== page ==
Turkey pointed the finger at Islamic State on Wednesday for a triple suicide bombing and gun attack that killed 41 people at Istanbul’s main airport, and President Tayyip Erdogan called it a turning point in the global fight against terrorism.
In the deadliest of a series of suicide bombings this year in Turkey, the attackers struck the busy airport, a symbol of Istanbul’s role as the Muslim world’s most open and cosmopolitan city, a crossroads between Europe and Asia.
Three bombers opened fire to create panic outside the airport on Tuesday night, before two of them got inside and blew themselves up. Two hundred thirty-nine people were wounded, officials said, giving a full account of the bloodshed.
Prime Minister Binali Yildirim said the attackers shot at random to overcome security checks at the international terminal of Ataturk airport. One blew himself up in the departures hall, a second in arrivals, and the third outside.
“Our thoughts on those responsible for the attack lean toward Islamic State,” he told a news conference in the capital Ankara, adding that investigations should be completed in the coming days and the identities of the bombers revealed.
John Brennan, head of the U.S. Central Intelligence Agency in Washington, also said the attack bore the hallmarks of Islamic State “depravity”.
Turkey is part of a U.S.-led military coalition against Islamic State and home to around 3 million refugees from the five-year civil war in neighboring Syria.
Islamic State has established a self-declared caliphate on swathes of both Syria and Iraq and declared war on all non-Muslims and all Muslims who do not accept its ultra-hardline vision of Sunni Islam. It has claimed responsibility for similar bombing and gun attacks in Belgium and France in the past year.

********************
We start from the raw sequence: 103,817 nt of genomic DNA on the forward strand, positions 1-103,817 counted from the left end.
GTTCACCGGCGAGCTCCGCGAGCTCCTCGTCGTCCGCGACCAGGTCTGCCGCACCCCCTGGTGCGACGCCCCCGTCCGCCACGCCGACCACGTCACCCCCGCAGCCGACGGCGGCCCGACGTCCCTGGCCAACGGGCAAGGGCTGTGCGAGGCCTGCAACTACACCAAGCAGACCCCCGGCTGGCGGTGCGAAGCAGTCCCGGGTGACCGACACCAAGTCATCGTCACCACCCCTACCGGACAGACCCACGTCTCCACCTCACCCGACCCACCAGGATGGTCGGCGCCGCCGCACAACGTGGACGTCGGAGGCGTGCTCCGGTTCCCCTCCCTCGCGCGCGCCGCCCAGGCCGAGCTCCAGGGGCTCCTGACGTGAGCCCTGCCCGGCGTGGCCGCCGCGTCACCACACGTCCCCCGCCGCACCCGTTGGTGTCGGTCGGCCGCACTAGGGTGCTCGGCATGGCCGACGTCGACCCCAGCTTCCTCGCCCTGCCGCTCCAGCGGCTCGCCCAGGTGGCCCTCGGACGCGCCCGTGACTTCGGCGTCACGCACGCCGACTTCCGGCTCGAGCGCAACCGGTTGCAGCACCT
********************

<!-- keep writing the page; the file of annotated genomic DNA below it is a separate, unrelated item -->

Erdogan, whose government has taken steps this week to improve relations with Israel and Russia in part to strengthen its hand in fighting against militants, said the attack should serve as a turning point in the global battle against terrorism, which he said had “no regard for faith or values”.
U.S. President Barack Obama and Russian President Vladimir Putin condemned the attack in separate phone calls with Erdogan, his office said.
Obama, at a North American summit in Ottawa, Canada, said the United States has offered all assistance available to Turkey and pledged to work with Ankara to fight terrorism.
“We’re still learning all the facts, but we know this is part of our broader shared fight against terrorist networks,” he told a news conference.
A day after the attack, broken ceiling panels littered the kerb outside the arrivals section of the international terminal. Plates of glass had shattered, exposing the inside of the building, and electric cables dangled from the ceiling.
Cleanup crews swept up debris and armed police patrolled as flights resumed.